Among Zoning Ordinance amendments approved by the board was one which involves Wisconsin Department of Transportation and Fairhaven Baptist Church in a lot reconfiguration to allow access to Fairhaven lane off Hwy. 141, and eventually will allow the DOT to sell a 24.9 acre parcel it owns there.
The board approved several other zoning changes, including:
*A 2.72 acre parcel owned by Lawrence Karcz and Evelyn Dumas, Town of Chase, from Agricultural to Rural Residential to allow building a new dwelling;
*A 3-acre parcel owned by Riegert Farms in the Town of Maple Valley from Agricultural to Rural Residential to allow sale of the residence while keeping the remainder of the farm;
*A 3.16 acre parcel to be split from property owned by Dennis ONeil in the Town of Oconto, from Agricultural to Rural Residential, to split off the residence;
*Combining lots on a 6 acre parcel owned by Marianna Demyer on St. Patricks Road in the Town of Stiles and rezoning from rural residential to residential single family to bring them into compliance.
Also approved were:
*Forgiveness of illegal taxes totaling $2,278.14 and assessment errors totaling $183.08, as recommended by the Land Information Systems subcommittee of the Forest, Park & Recreation Committee;
*Purchase of an FB 85 Power Broom from Road Tech for $58,486 as recommended by the Highway Committee;
*Contracting with Clean Right Services, LLC for $5,506.30 per month on a 2-year contract, the same price as for the previous two years of janitorial services.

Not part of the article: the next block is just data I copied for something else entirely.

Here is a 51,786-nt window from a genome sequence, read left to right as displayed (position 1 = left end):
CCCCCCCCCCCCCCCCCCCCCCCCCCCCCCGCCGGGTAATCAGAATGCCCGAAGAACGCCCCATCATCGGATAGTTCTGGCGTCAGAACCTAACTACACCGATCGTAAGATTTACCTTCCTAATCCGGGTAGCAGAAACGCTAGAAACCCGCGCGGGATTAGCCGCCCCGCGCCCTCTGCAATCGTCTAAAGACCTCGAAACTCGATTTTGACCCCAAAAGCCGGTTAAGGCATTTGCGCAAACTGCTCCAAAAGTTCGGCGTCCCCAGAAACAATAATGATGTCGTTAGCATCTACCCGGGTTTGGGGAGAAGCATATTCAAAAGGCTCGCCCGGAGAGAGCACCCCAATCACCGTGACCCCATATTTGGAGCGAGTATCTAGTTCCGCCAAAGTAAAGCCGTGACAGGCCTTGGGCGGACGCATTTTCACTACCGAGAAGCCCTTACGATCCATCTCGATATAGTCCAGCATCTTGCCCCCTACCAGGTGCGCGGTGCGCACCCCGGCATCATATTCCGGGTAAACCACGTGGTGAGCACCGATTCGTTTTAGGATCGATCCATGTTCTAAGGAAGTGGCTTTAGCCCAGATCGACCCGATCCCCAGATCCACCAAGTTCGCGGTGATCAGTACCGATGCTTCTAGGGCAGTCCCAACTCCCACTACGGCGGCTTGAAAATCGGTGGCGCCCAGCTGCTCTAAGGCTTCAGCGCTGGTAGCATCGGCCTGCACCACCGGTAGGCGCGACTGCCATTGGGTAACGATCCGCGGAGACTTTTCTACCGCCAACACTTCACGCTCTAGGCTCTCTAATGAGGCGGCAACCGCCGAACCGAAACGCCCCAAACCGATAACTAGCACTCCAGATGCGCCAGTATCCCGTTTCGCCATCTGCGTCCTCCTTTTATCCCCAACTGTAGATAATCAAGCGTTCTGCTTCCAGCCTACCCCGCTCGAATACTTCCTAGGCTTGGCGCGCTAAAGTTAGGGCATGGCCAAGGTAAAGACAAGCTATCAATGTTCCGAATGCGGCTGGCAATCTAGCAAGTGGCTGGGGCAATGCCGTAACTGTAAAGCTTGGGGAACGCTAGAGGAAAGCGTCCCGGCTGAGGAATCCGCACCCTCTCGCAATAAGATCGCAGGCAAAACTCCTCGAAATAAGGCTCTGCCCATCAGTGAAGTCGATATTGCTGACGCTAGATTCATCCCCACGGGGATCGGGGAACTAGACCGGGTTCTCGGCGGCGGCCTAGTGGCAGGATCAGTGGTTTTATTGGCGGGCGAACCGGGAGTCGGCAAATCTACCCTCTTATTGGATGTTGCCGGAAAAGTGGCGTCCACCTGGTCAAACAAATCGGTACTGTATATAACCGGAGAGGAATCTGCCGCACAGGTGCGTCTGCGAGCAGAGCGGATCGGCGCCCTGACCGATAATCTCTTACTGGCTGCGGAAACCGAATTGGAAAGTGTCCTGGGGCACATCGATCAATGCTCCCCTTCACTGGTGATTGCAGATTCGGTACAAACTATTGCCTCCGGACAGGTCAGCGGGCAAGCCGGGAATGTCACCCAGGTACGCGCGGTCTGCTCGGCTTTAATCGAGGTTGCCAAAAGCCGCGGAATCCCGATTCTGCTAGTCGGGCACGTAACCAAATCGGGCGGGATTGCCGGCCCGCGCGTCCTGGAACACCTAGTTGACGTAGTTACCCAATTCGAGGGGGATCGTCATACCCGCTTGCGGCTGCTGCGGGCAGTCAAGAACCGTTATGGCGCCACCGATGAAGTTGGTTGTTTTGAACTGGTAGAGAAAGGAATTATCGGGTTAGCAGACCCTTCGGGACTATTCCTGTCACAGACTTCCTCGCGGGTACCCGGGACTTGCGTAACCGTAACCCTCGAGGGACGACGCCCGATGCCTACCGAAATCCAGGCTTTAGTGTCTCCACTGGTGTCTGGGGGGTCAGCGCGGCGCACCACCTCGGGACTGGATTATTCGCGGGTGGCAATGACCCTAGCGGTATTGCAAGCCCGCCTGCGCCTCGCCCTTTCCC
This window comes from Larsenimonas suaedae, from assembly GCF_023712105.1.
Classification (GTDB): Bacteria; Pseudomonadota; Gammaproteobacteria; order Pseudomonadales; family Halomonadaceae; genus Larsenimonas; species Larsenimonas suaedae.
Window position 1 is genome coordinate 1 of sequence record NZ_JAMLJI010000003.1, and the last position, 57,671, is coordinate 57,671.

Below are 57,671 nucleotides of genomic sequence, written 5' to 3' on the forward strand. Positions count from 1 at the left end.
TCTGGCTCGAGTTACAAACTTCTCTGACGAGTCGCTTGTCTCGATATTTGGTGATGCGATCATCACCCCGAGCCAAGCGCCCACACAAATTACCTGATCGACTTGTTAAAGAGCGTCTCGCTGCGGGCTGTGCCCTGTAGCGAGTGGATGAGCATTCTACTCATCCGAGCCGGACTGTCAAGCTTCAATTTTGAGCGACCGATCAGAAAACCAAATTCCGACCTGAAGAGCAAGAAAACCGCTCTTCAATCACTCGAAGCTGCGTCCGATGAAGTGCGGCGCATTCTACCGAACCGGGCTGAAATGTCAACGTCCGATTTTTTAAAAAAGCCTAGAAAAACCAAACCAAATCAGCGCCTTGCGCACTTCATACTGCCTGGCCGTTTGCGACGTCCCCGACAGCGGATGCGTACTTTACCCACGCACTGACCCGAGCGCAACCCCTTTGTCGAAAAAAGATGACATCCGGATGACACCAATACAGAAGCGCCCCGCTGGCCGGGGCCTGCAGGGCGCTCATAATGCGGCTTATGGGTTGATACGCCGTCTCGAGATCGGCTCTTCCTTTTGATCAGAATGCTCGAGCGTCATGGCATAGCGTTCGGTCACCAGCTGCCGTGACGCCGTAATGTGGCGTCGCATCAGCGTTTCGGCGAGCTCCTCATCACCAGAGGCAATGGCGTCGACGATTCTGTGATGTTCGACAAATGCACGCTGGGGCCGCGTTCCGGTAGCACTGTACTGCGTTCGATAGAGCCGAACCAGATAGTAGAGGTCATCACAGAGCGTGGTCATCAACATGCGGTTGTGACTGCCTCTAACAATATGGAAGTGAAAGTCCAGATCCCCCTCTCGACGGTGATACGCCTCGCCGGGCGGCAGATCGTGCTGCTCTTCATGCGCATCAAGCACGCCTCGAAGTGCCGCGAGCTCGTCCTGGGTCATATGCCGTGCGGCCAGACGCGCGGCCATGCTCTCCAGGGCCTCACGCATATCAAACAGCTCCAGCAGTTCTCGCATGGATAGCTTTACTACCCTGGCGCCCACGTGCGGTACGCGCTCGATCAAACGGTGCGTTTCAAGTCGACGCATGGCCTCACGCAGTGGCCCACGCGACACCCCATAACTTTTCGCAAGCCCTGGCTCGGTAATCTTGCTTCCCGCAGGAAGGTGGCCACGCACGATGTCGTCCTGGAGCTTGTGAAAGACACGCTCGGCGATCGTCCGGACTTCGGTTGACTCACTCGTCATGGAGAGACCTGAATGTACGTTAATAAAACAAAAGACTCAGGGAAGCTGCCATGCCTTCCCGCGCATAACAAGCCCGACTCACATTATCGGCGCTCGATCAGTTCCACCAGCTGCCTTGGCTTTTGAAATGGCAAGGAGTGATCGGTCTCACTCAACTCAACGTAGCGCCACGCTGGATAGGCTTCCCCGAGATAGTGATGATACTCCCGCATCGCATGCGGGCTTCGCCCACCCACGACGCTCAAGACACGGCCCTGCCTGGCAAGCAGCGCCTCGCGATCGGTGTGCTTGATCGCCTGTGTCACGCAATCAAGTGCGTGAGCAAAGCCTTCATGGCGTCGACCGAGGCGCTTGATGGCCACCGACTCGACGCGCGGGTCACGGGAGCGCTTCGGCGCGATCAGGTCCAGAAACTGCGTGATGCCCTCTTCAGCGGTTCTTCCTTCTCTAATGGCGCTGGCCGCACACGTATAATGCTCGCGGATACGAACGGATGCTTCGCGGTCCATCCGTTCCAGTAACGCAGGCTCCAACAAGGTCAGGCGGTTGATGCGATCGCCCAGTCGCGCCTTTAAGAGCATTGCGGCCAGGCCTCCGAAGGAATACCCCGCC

*Contracting with Helmle Construction, Inc. of Little Suamico for the low bid price of $16,178 to build two ATV bridge decks with funding from ATV grants. The next lowest bid was for $33,134, and the high bid ws $58,125. Some supervisors were concerned over the price difference, but the board was assured by Parks and Recreation Committee spokesmen that they have worked with Helmle before with very satisfactory results. The Bridge Rehabilitation grants are for $23,000.
Stellmacher reported the Oconto County Economic Development Corporation has started calling on companies and expects to visit all manufacturers in the county by spring. They are working on financing a motel in Oconto Falls, for which half the money must come from private investors.
Congratulations were extended to Supervisor Grady on his birthday and his 60th wedding anniversary.
Supervisor Ken Linzmeyer announced a fundraiser will be held on Saturday, Oct. 5 at the Lena High School to benefit Kyle Hodkiewicz.
Supervisor Diane Nichols announced the Machickanee Players will perform The Drunkard, or Down With Demon Drink on Oct. 11, 12, 13, 18, 19 and 20.